| KONOLFINGEN, Switzerland, Sept 1
KONOLFINGEN, Switzerland, Sept 1 Nestle SA
, the world's biggest food group, said it would
continue to invest in its home country Switzerland, although the
strong franc made it less attractive.
"There are lots of discussions at the moment about the
crisis in Europe, weak consumer confidence and the strong Swiss
franc. There are many reasons to feel uncertain but even in a
region like Europe it is still possible to grow," Chief
Executive Paul Bulcke said as he opened a factory near Bern.
Asked whether the company would postpone or even cancel
investment projects in Switzerland because of the franc, Bulcke
said: "Saying the Swiss franc has no impact at all would be
wrong. But as a global company, we have a natural hedge.
"It is not the Swiss franc that is strong, it is all others
that are weak, shame on them. But one day, I hope, rationality
will come back," he said, adding Nestle was investing for the
Nestle on Thursday inaugurated a new production unit in
Konolfingen, the site of its oldest factory, where it will
produce probiotic infant formulas for its nutrition business.
"The Swiss franc is obviously not helping Nestle for its
production in Switzerland," Bulcke said, repeating the currency
only had a limited impact on Nestle operating performance.
The franc has soared against the euro and dollar in recent
months, prompting the Swiss National Bank to flood the market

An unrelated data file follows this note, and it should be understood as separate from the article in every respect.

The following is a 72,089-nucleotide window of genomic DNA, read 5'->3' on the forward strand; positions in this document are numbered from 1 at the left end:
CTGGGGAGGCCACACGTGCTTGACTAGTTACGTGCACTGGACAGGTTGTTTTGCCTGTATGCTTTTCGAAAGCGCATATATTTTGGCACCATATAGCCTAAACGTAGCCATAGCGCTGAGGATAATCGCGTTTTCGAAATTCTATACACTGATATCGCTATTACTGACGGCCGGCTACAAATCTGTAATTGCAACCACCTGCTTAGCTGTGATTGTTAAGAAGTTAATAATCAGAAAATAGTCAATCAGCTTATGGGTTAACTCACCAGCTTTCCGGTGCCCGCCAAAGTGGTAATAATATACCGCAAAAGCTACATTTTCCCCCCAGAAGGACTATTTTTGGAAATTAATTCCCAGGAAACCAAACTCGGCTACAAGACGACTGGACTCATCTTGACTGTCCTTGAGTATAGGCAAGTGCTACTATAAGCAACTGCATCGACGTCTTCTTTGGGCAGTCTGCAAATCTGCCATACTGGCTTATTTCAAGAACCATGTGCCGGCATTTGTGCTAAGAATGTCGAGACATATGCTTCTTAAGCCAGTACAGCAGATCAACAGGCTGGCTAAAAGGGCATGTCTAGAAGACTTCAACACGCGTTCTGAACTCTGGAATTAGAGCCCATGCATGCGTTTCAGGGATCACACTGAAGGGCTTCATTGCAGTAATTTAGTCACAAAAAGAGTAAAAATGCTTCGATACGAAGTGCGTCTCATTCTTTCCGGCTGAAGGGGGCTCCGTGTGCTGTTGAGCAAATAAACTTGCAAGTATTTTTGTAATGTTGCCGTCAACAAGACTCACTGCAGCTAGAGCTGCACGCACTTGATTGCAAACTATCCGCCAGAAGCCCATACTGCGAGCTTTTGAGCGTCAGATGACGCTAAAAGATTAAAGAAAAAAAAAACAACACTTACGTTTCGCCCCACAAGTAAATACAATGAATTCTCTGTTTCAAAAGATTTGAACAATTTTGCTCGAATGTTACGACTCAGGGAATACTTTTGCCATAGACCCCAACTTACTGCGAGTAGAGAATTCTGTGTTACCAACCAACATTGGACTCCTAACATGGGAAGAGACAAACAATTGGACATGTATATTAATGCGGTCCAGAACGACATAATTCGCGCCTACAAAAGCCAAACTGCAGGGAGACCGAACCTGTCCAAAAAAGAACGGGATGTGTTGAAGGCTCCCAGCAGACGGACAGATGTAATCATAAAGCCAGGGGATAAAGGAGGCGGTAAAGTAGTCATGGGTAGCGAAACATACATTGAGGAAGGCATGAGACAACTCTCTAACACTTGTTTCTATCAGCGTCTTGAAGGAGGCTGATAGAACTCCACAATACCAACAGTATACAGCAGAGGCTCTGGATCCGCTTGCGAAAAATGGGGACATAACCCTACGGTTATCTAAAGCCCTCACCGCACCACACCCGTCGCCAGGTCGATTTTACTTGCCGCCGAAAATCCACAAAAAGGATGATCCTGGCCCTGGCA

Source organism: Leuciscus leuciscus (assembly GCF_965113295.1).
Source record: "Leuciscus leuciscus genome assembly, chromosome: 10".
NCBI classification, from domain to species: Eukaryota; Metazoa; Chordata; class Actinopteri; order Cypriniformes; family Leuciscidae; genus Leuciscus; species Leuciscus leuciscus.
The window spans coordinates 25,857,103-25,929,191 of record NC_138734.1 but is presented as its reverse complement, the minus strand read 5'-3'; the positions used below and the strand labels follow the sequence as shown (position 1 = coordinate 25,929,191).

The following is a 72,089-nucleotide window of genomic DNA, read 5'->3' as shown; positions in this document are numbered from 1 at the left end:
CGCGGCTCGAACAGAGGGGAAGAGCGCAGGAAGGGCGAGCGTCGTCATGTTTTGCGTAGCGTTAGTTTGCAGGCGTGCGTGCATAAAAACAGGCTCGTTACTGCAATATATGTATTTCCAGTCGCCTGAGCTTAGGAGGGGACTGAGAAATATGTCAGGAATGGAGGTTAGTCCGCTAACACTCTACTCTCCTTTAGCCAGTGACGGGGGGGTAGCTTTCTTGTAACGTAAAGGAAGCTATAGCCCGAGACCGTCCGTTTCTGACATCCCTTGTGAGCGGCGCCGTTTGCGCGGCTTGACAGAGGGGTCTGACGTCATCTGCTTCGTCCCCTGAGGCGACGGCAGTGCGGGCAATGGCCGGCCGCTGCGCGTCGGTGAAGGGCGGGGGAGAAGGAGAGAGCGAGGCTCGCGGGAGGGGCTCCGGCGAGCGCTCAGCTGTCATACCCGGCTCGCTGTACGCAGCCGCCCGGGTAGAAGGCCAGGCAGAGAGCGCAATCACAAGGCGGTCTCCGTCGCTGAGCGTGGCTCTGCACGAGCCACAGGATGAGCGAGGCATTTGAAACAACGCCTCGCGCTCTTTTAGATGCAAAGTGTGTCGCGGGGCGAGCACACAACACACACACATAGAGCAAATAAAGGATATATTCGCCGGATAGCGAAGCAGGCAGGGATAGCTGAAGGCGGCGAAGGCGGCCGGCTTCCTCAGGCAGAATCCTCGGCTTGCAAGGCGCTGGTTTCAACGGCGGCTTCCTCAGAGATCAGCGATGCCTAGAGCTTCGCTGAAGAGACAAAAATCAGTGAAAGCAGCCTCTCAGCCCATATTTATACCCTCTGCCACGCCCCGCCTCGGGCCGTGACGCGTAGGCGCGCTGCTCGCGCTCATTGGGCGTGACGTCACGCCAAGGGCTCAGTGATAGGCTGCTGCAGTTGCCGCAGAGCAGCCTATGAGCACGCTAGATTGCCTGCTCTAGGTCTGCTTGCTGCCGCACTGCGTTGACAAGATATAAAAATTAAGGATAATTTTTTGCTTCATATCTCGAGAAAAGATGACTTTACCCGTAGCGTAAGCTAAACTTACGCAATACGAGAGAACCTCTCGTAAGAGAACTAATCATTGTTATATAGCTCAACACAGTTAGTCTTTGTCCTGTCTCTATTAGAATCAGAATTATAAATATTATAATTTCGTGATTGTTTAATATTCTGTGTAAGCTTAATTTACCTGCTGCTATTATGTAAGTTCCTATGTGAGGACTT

with franc liquidity in a bid to stem the rise of the currency
that makes Swiss exports more expensive abroad.
Two thirds of the products made in Nestle's 10 Swiss
factories are exported to the euro zone and the franc is making
it more difficult to stay competitive, said Eugenio Simioni,
head of Nestle Switzerland, adding that innovation capacity and
quality of service were helping compensate.
Nestle has invested 400 million francs ($496 million) in
Konolfingen over the last four years and doubled the number of
jobs to 770.
Nestle's nutrition business generates about 90 percent of
its sales from baby formula and Bulcke said the group was
interested in buys for the unit that had sales of 10.4 billion
francs last year.
He declined comment on possible interest in Pfizer's
Wyeth baby formula business, which is up for sale and could be
worth up to $10 billion.
($1 = 0.806 franc)
(Editing by David Holmes)